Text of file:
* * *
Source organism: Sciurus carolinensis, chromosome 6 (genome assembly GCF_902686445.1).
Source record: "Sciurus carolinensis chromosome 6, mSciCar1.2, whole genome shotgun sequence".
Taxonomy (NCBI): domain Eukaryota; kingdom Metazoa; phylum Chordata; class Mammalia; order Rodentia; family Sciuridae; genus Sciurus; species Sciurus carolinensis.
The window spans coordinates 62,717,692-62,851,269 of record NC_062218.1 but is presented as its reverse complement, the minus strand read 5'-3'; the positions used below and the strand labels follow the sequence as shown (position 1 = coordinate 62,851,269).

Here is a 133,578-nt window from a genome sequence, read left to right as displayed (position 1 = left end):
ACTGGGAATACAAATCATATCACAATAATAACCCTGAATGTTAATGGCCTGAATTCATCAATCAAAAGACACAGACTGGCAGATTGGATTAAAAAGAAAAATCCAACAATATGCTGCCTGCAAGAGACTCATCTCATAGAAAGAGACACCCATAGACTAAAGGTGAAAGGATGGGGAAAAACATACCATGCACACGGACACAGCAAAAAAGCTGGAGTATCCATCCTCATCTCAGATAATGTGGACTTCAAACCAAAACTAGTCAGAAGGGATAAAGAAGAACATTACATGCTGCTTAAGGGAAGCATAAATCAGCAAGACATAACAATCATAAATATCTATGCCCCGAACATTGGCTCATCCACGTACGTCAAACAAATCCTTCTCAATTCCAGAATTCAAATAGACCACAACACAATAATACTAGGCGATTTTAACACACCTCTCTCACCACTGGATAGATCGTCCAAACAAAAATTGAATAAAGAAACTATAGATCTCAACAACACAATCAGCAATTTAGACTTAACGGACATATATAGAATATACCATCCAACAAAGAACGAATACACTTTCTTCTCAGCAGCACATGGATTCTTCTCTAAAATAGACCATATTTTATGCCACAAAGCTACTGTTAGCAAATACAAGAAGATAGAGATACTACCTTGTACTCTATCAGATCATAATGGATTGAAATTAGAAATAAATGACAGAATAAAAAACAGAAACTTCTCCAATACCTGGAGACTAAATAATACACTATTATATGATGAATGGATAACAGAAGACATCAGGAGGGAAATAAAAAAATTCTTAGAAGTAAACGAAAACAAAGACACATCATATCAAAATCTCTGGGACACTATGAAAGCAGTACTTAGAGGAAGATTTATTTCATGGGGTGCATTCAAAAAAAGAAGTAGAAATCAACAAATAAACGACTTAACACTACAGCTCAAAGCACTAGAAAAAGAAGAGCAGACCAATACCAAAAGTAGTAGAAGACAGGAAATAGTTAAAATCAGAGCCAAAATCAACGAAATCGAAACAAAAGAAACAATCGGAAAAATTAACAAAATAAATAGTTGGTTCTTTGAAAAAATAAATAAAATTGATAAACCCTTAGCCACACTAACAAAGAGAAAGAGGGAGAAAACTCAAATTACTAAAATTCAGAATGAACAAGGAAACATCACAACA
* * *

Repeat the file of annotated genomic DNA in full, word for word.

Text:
Source organism: Sciurus carolinensis, chromosome 6 (genome assembly GCF_902686445.1).
Source record: "Sciurus carolinensis chromosome 6, mSciCar1.2, whole genome shotgun sequence".
Taxonomy (NCBI): domain Eukaryota; kingdom Metazoa; phylum Chordata; class Mammalia; order Rodentia; family Sciuridae; genus Sciurus; species Sciurus carolinensis.
The window spans coordinates 62,717,692-62,851,269 of record NC_062218.1 but is presented as its reverse complement, the minus strand read 5'-3'; the positions used below and the strand labels follow the sequence as shown (position 1 = coordinate 62,851,269).

Here is a 133,578-nt window from a genome sequence, read left to right as displayed (position 1 = left end):
ACTGGGAATACAAATCATATCACAATAATAACCCTGAATGTTAATGGCCTGAATTCATCAATCAAAAGACACAGACTGGCAGATTGGATTAAAAAGAAAAATCCAACAATATGCTGCCTGCAAGAGACTCATCTCATAGAAAGAGACACCCATAGACTAAAGGTGAAAGGATGGGGAAAAACATACCATGCACACGGACACAGCAAAAAAGCTGGAGTATCCATCCTCATCTCAGATAATGTGGACTTCAAACCAAAACTAGTCAGAAGGGATAAAGAAGAACATTACATGCTGCTTAAGGGAAGCATAAATCAGCAAGACATAACAATCATAAATATCTATGCCCCGAACATTGGCTCATCCACGTACGTCAAACAAATCCTTCTCAATTCCAGAATTCAAATAGACCACAACACAATAATACTAGGCGATTTTAACACACCTCTCTCACCACTGGATAGATCGTCCAAACAAAAATTGAATAAAGAAACTATAGATCTCAACAACACAATCAGCAATTTAGACTTAACGGACATATATAGAATATACCATCCAACAAAGAACGAATACACTTTCTTCTCAGCAGCACATGGATTCTTCTCTAAAATAGACCATATTTTATGCCACAAAGCTACTGTTAGCAAATACAAGAAGATAGAGATACTACCTTGTACTCTATCAGATCATAATGGATTGAAATTAGAAATAAATGACAGAATAAAAAACAGAAACTTCTCCAATACCTGGAGACTAAATAATACACTATTATATGATGAATGGATAACAGAAGACATCAGGAGGGAAATAAAAAAATTCTTAGAAGTAAACGAAAACAAAGACACATCATATCAAAATCTCTGGGACACTATGAAAGCAGTACTTAGAGGAAGATTTATTTCATGGGGTGCATTCAAAAAAAGAAGTAGAAATCAACAAATAAACGACTTAACACTACAGCTCAAAGCACTAGAAAAAGAAGAGCAGACCAATACCAAAAGTAGTAGAAGACAGGAAATAGTTAAAATCAGAGCCAAAATCAACGAAATCGAAACAAAAGAAACAATCGGAAAAATTAACAAAATAAATAGTTGGTTCTTTGAAAAAATAAATAAAATTGATAAACCCTTAGCCACACTAACAAAGAGAAAGAGGGAGAAAACTCAAATTACTAAAATTCAGAATGAACAAGGAAACATCACAACA